Rural Land Activists under attack in Brazil

Due to Brazil’s parliamentary and corporate coup d’état, which took place in August 2016 with the illegitimate ousting of former President Dilma Rousseff, Brazilian society has faced relentless attempts by conservative politicians seeking to undermine important social welfare protections in the area of labor rights and social security.

As a result of the recent Brazil’s economic crisis, many fear that the legislative policies being promoted by the neo-liberal government of Michel Temer will have particularly devastating impacts on the livelihood of Brazil’s rural population, which in recent months have also been the victims of violent attacks, aggression and assassinations.

In the recent months, there has been a sharp increase in violent repression throughout the country targeting rural agricultural workers, indigenous populations and traditional Afro-Brazilian communities.

According to the Pastoral Land Commission, CPT, killings due to land conflict in Brazil, registered the murder of 61 agricultural workers, which represented the highest number of killings since the organization launched its monitoring initiative.

The most recent incident occurred on May 30th located in the Brazilian town of Redenção, where nine men and one woman were murdered by the Civil and Military police during an eviction order of an occupied farm by landless rural workers.

Witnesses and survivors have refuted police testimony, which claims that the agricultural workers were responsible for inciting the violence, alleging that the peasant families shot at them first. However, no police officer was killed or wounded.

“The police came in shooting,” a witness stated.

Meanwhile, allegations that police officers tampered with the crime scene, has prompted additional anger among members of civil society with regards to the handling of the criminal investigation process.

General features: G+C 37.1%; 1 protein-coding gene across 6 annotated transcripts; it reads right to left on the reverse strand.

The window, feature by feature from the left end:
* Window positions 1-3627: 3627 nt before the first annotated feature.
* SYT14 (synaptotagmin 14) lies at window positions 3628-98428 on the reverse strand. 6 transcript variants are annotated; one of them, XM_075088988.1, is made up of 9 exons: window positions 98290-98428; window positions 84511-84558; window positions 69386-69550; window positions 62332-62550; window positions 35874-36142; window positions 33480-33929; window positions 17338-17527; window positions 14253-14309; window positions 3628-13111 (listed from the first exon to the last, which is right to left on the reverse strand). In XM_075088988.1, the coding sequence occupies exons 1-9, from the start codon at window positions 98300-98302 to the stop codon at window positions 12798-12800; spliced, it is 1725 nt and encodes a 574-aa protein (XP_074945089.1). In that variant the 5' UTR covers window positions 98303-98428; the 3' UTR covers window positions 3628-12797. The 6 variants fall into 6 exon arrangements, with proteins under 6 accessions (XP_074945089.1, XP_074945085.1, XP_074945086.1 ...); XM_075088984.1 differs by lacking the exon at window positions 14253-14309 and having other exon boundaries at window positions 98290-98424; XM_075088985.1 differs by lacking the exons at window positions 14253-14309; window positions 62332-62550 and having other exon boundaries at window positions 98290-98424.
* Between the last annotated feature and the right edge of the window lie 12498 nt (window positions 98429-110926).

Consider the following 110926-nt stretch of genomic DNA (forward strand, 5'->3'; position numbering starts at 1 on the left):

The most recent massacre in Pará coincides with separate attacks carried out last month against a Gamela Indegnous community in northern Brasil, where armed men launched a brutal assault dismembering the hands and feet of at least two people and leaving dozens of others injured.

Several days leading up to the attacks carried out against the Gamela community, ten peasants living in the northwest of Mato Grosso, were tortured and then subsequently murdered, as part of a reoccurring pattern of violence inflicted upon Brazil’s rural population

The incident also coincided with the anniversary of the tragic killings that occurred in April 1996 when police systematically killed twenty one MST peasants near the town of Eldorado dos Carajás, which sparked outrage and made national headlines.

These seemingly isolated cases of violence take place within Brazil’s larger political context, which has seen a resurgence of conservatism and the rise of right-wing public officials. Brazil’s current political framework also reveals the strengthening of relations between transnational corporations and the government, which provides useful lens to understand the current wave of institutional aggression carried out against Brazil’s rural population.

Land activists worry that the conditions for small scale farmers will worsen under the current illegitimate government of Michel Temer, whose first actions included cutting off the Ministry of Agrarian Development, and reducing financial resources for emblematic programs in food procurement and strengthening family farming.

Meanwhile, Brazilian Senators quietly approved a legislative proposal known as PLV/12 MP/759, completely excluded the input of social movements from participating in the creation of new settlements, which will have dramatic implication on the land allocation and ownership.

Meanwhile, Brazil’s government plans to lift current limits on foreign ownership of agricultural land, an initiative that has been criticized even by the country’s armed forces. However, all of these measures are applauded and well received by the country’s powerful agri-business lobby.

The current political scenario, however, is dynamic and Brazil’s rural population represents a history of resistance and struggle. Thus political resistance in this current political scenario, as a movement for the right to land, we must focus on the restoration of democracy to country.

The success of the movements for the right to land in Brazil is contingent upon the removal of the Temer administration along with the conservative members of congress. Therefore, we issue a call to the entire country as well as a call for global solidarity: “Out Temer! Direct elections now in Brasil!”

By Marina dos Santos, from MST National Direction